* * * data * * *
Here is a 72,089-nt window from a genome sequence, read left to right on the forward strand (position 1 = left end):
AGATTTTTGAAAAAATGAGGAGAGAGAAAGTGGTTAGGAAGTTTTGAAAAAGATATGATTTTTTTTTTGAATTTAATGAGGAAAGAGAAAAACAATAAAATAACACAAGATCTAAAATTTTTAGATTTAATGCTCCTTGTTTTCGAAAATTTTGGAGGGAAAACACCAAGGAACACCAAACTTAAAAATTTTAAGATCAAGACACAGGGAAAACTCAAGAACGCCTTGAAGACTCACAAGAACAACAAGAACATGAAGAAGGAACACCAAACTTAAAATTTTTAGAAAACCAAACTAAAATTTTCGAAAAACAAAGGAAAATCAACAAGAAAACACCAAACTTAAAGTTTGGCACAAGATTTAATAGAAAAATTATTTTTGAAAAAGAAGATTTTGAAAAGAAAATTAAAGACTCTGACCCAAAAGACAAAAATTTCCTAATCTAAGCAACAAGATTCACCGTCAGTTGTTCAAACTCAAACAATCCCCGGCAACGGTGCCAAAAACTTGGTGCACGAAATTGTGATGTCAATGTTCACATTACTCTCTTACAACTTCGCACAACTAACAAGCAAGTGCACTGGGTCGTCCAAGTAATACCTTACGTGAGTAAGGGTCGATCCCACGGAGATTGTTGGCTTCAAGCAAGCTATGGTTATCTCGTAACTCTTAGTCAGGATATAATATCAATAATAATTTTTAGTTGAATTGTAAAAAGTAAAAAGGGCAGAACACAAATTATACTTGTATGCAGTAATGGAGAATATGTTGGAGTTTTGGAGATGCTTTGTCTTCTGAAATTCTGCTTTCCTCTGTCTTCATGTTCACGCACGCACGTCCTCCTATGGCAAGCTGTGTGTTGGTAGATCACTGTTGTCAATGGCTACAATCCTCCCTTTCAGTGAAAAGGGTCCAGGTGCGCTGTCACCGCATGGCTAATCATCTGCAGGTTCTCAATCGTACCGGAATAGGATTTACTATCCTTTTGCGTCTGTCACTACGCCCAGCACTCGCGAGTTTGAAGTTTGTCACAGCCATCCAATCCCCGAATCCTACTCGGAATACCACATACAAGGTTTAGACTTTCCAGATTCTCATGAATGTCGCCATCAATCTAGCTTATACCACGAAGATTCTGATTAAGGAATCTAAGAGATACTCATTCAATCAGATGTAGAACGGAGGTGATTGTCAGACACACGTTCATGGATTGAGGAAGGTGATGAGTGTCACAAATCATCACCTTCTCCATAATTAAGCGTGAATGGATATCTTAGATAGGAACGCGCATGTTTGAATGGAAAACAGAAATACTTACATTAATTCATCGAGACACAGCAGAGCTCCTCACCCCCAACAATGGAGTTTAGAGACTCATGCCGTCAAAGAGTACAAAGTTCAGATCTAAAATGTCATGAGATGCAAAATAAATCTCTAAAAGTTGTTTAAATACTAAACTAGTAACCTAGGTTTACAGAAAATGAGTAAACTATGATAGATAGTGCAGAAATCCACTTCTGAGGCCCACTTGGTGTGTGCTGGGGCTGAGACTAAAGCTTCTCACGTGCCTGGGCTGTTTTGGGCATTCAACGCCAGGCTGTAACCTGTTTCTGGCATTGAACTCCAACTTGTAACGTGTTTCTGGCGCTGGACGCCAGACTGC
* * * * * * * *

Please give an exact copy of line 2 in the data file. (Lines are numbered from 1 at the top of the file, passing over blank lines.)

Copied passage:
AGATTTTTGAAAAAATGAGGAGAGAGAAAGTGGTTAGGAAGTTTTGAAAAAGATATGATTTTTTTTTTGAATTTAATGAGGAAAGAGAAAAACAATAAAATAACACAAGATCTAAAATTTTTAGATTTAATGCTCCTTGTTTTCGAAAATTTTGGAGGGAAAACACCAAGGAACACCAAACTTAAAAATTTTAAGATCAAGACACAGGGAAAACTCAAGAACGCCTTGAAGACTCACAAGAACAACAAGAACATGAAGAAGGAACACCAAACTTAAAATTTTTAGAAAACCAAACTAAAATTTTCGAAAAACAAAGGAAAATCAACAAGAAAACACCAAACTTAAAGTTTGGCACAAGATTTAATAGAAAAATTATTTTTGAAAAAGAAGATTTTGAAAAGAAAATTAAAGACTCTGACCCAAAAGACAAAAATTTCCTAATCTAAGCAACAAGATTCACCGTCAGTTGTTCAAACTCAAACAATCCCCGGCAACGGTGCCAAAAACTTGGTGCACGAAATTGTGATGTCAATGTTCACATTACTCTCTTACAACTTCGCACAACTAACAAGCAAGTGCACTGGGTCGTCCAAGTAATACCTTACGTGAGTAAGGGTCGATCCCACGGAGATTGTTGGCTTCAAGCAAGCTATGGTTATCTCGTAACTCTTAGTCAGGATATAATATCAATAATAATTTTTAGTTGAATTGTAAAAAGTAAAAAGGGCAGAACACAAATTATACTTGTATGCAGTAATGGAGAATATGTTGGAGTTTTGGAGATGCTTTGTCTTCTGAAATTCTGCTTTCCTCTGTCTTCATGTTCACGCACGCACGTCCTCCTATGGCAAGCTGTGTGTTGGTAGATCACTGTTGTCAATGGCTACAATCCTCCCTTTCAGTGAAAAGGGTCCAGGTGCGCTGTCACCGCATGGCTAATCATCTGCAGGTTCTCAATCGTACCGGAATAGGATTTACTATCCTTTTGCGTCTGTCACTACGCCCAGCACTCGCGAGTTTGAAGTTTGTCACAGCCATCCAATCCCCGAATCCTACTCGGAATACCACATACAAGGTTTAGACTTTCCAGATTCTCATGAATGTCGCCATCAATCTAGCTTATACCACGAAGATTCTGATTAAGGAATCTAAGAGATACTCATTCAATCAGATGTAGAACGGAGGTGATTGTCAGACACACGTTCATGGATTGAGGAAGGTGATGAGTGTCACAAATCATCACCTTCTCCATAATTAAGCGTGAATGGATATCTTAGATAGGAACGCGCATGTTTGAATGGAAAACAGAAATACTTACATTAATTCATCGAGACACAGCAGAGCTCCTCACCCCCAACAATGGAGTTTAGAGACTCATGCCGTCAAAGAGTACAAAGTTCAGATCTAAAATGTCATGAGATGCAAAATAAATCTCTAAAAGTTGTTTAAATACTAAACTAGTAACCTAGGTTTACAGAAAATGAGTAAACTATGATAGATAGTGCAGAAATCCACTTCTGAGGCCCACTTGGTGTGTGCTGGGGCTGAGACTAAAGCTTCTCACGTGCCTGGGCTGTTTTGGGCATTCAACGCCAGGCTGTAACCTGTTTCTGGCATTGAACTCCAACTTGTAACGTGTTTCTGGCGCTGGACGCCAGACTGC